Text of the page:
The Sonoma County that we love!

Posts tagged ‘education’

The Hand Fan Museum of Healdsburg

hand fan hand fan museumI was in downtown Healdsburg, CA and spotted in a shop window a beautiful butterfly shaped hand fan. I wandered inside a small fantastical space that was filled with art. I had no idea that The Hand Fan Museum was there! In fact, it’s the first museum in the United States dedicated solely to hand fans and displays a permanent collection in addition to having a rotating exhibit.

The builder/owner of Hotel Healdsburg, Pamela Sher, has been a fan collector for over 30 years and is a member of Fan Association of North America. Open since 2002 and now a part of the h2hotel, this museum is a physical example of Sher’s desire to educate the public about the cultural significance of the hand fan as fans are snippets of our world culture and artistic representations of time.

The director, Liz Keeley was lovely to talk with about the beauty of what I was seeing as well as helping me understand the differences between periods and designs. Even though the space is small, about 1000 sq ft, the impact of these functional pieces of art is not lost on the visitor. Though the inexpensive but colorful folding fans brought me in, the displays of history took my breath away. Many are for show, some are for sale, the gift table is where I spent my money. With lots of options for the casual buyer, I bought a $1 fan for my little one and a more expensive Japanese inspired fan for myself. See my Flickr set of photos.

If you have the chance, drop by this free museum (non profit 501c3), learn a little and support their art programs for students. Or simply cool yourself off.

Agriculture Day for Leadership Santa Rosa Class 27

I’m involved in this great program called Leadership Santa Rosa run by the Santa Rosa Chamber of Commerce. All chambers have leadership programs but we are going into our 28th year, which I understand is the longest running of it’s kind in the U.S. I was in Class 26 and am the incoming President for the Alumni Association. There are many theme days: government, business, green issues, health & human services, media & marketing, justice, education, hospitality & tourism (watch for a blog on that one), and the most popular is agriculture. I was on the committee to produce Class 27’s Agriculture Day on 5/19/11. See my blog from last year’s Ag Day.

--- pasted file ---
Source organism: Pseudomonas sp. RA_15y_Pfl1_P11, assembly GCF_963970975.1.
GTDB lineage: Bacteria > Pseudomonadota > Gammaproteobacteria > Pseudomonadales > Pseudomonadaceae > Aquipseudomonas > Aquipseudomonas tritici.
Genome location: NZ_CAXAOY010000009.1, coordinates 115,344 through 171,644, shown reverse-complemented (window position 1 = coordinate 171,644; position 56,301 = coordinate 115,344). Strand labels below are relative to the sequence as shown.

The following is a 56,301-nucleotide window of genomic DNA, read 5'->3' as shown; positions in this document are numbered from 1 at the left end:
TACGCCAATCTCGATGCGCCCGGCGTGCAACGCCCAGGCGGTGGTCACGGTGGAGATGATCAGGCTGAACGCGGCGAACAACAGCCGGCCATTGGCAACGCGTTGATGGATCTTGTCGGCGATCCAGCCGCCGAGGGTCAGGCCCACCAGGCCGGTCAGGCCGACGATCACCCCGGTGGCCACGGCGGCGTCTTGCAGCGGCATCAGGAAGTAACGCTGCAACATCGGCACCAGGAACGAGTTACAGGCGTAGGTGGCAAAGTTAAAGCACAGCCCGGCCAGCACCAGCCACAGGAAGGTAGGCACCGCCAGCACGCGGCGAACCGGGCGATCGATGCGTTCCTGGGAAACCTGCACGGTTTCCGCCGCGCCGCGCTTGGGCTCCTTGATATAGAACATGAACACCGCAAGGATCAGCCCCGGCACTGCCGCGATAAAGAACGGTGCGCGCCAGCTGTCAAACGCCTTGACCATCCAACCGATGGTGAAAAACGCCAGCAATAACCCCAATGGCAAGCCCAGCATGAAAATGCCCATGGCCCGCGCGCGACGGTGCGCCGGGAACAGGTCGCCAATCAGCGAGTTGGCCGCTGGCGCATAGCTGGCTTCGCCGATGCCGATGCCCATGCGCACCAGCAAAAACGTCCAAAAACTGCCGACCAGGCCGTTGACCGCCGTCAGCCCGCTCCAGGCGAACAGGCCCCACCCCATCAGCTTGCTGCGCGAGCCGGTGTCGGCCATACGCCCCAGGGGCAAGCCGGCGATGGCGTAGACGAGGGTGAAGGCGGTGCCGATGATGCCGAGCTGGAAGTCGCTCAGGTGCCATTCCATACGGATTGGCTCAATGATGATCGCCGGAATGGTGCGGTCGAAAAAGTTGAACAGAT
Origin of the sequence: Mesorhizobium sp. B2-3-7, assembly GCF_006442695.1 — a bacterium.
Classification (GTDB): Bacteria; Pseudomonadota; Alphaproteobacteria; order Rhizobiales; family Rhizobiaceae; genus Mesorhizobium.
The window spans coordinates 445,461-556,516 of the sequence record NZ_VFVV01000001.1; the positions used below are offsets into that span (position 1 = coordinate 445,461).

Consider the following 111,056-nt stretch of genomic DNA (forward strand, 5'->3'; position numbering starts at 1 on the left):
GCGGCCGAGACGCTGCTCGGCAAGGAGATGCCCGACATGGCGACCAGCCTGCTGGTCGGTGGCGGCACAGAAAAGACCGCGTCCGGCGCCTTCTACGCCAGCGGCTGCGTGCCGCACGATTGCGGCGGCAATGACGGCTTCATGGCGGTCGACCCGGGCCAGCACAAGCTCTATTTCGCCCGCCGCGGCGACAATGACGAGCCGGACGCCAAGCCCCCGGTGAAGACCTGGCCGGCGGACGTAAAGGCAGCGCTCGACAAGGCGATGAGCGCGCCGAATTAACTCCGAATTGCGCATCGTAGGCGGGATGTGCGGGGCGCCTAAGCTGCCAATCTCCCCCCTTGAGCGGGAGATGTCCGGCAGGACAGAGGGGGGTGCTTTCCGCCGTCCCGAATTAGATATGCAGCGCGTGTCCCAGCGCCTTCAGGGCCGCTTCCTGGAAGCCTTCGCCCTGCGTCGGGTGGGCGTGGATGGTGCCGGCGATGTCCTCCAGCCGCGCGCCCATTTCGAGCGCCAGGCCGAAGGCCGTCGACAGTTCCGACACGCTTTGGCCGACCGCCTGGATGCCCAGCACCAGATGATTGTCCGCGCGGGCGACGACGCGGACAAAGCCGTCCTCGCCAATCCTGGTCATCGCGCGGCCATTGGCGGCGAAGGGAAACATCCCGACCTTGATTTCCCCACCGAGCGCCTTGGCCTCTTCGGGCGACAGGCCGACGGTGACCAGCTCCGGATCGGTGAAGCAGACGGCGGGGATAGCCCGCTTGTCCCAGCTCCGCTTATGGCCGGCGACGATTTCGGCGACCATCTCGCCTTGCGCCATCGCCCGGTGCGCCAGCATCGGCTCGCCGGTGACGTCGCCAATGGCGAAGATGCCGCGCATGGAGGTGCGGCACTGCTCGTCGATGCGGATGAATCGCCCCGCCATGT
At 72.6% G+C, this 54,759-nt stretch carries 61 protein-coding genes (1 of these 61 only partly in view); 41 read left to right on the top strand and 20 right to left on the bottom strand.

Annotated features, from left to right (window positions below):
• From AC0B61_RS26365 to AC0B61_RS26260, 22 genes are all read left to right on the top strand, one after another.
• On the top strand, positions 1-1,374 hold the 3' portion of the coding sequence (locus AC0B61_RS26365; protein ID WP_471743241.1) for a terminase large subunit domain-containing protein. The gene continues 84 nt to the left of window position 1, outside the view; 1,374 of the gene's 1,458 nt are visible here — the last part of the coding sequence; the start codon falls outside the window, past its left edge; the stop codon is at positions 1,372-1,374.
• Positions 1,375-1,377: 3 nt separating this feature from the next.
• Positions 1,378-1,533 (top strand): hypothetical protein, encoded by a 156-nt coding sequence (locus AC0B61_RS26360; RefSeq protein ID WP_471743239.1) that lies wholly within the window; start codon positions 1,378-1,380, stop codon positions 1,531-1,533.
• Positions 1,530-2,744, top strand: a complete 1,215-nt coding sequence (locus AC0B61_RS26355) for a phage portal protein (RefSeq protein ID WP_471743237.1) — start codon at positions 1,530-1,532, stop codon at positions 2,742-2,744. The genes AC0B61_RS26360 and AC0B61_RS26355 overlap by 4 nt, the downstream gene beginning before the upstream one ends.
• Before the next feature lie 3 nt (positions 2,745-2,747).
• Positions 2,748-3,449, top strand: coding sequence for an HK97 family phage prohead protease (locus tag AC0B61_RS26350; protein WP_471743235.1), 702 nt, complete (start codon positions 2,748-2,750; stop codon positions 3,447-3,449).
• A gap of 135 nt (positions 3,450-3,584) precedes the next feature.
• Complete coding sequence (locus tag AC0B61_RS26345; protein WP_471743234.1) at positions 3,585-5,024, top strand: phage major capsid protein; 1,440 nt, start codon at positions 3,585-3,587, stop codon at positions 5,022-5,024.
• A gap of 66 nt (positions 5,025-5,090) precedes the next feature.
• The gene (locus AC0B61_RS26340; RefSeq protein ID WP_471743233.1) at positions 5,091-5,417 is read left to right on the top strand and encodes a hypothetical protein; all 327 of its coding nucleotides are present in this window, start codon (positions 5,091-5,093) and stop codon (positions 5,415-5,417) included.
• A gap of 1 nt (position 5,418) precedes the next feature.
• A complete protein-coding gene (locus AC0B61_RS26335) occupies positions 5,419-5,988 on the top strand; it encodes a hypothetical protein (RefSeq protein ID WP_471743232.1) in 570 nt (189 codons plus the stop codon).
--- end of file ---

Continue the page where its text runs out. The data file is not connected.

We visited the Rancho Laguna Dairy and heard from Art Lafranchi about the dairy business. What is amazing about this day is that it starts so early in the morning yet we are halfway through their workday by the time we arrive at the dairy. Last year when I went through the program compared to today were very different experiences. Since earlier this year, I have been flitting between being a vegan and a vegetarian. Those cows looked a lot different, let me tell you.

Flickr Photo Album

Tierra Vegetables is this wonderful CSA farm in Santa Rosa. Community supported agriculture, or CSA, is basically a membership to a farm. You pay a monthly cost to get a set amount of veggies either delivered for you or available for pickup. Evie & Wayne James gave us a lovely tour and the thing I noticed the most, next to the beautiful vegetation, was the fact that Wayne walked his land barefoot. I was blown away at the thought that he knew how his land felt through his entire body. Sounds silly but it’s a grounding concept. If you know of anyone that is stealing their produce, they’d greatly like it to stop.

There is a secret in Sonoma County. The Gourmet Mushroom Farm is this enclave of amazing foodstuffs in the form of fungi. The GMF doesn’t open their doors for anyone really. That’s the beauty of LSR. We get to go places no one else could get close to. Bob Engel gives us a tour every year and the idea that mushrooms can grow on wood always blows people away.